At a remote Arctic ice station, scientists are looking to the smallest of life forms to predict the pace of species extinction
Behind the remote research huts of Sermilik ice station, a vast sheet of ice stretches north for 1,480 miles, spanning an area three times the size of France.
It is holding 10% of the worlds freshwater, water that has been frozen solid for millions of years. Its glacier calving season in the south-eastern reaches of Greenland, and the adjacent channel is full of the thunderous roars and cracks of a flotilla of icebergs breaking apart.
Across a narrow granite ravine separating the visitors hut from the main living quarters of the 40-year-old international scientists base, lab machines click and whirr through the night.
The days samples water, air, carbon, algae spin frantically around curious-looking aluminium discs. Melting ice drips slowly into assorted beakers. Struggling to adjust to the midnight sun, a team of international research scientists from Aarhus University and Germanys national research centre for solid earth sciences peer into microscopes at clues to the planets future. These are samples of glacial past and present, retrieved from the belly of the Mittivakkat glacier, which is in mortal retreat on the plateau above. To understand our origins, scientists look to the stars. To understand our eventual demise, the glacier is ground zero.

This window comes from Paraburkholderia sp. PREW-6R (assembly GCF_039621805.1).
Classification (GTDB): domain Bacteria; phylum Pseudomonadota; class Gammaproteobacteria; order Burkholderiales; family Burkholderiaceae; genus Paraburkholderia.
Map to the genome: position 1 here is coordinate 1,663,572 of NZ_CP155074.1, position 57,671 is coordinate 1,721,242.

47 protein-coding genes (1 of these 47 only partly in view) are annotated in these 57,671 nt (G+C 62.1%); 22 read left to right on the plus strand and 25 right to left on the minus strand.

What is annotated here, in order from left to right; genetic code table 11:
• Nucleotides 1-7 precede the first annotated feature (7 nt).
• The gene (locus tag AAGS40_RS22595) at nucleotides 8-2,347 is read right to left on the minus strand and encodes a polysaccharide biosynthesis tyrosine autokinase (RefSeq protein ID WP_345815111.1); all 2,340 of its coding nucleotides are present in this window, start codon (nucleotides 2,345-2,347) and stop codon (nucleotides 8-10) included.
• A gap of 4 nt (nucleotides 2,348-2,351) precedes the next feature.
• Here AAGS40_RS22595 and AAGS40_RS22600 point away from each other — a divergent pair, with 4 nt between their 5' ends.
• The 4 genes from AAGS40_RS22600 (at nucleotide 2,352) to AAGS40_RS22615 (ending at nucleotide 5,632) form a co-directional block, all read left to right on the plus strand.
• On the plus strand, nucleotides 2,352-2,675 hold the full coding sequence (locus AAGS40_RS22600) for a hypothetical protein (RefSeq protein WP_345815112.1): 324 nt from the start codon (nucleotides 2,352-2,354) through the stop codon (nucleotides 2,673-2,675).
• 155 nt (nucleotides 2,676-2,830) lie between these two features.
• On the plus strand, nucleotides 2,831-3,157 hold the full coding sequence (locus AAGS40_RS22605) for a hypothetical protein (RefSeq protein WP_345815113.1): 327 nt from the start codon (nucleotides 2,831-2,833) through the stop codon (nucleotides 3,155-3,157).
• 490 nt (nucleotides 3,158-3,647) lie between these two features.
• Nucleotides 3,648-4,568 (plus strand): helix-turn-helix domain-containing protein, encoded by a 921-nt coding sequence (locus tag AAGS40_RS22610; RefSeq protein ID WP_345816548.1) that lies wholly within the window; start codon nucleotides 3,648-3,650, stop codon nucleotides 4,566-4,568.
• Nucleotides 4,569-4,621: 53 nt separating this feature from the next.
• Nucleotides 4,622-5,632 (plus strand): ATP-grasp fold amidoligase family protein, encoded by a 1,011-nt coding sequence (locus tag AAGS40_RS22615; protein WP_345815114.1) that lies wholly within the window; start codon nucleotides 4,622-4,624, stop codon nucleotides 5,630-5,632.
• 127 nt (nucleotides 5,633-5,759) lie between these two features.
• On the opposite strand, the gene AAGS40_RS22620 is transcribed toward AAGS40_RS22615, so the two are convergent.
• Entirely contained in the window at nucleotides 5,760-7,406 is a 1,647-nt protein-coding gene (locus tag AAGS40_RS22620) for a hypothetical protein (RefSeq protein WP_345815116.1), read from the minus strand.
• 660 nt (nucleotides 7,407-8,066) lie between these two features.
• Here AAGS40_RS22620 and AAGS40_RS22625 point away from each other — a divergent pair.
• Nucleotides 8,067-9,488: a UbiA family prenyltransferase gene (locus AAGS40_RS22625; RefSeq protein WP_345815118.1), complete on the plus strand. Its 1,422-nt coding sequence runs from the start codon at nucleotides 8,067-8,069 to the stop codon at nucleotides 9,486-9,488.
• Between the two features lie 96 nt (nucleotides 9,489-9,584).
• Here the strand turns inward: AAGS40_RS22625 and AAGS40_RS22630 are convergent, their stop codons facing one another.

Far from being barren places, glaciers represent more than 10% of our landmass and are teeming with biodiversity. They are spawning and breeding places not just for the familiar species like whales, arctic hares and foxes, polar bears, seals and muskoxen but also for bacteria, fungi and algae that have a vital role in the planets biodiversity. This team of microbiologists is attempting to decode the lives of these hidden creatures and their links to the ice melts across the polar caps. Algae blooms, these scientists say, are turning sun-reflecting glaciers into sun-absorbing hotspots.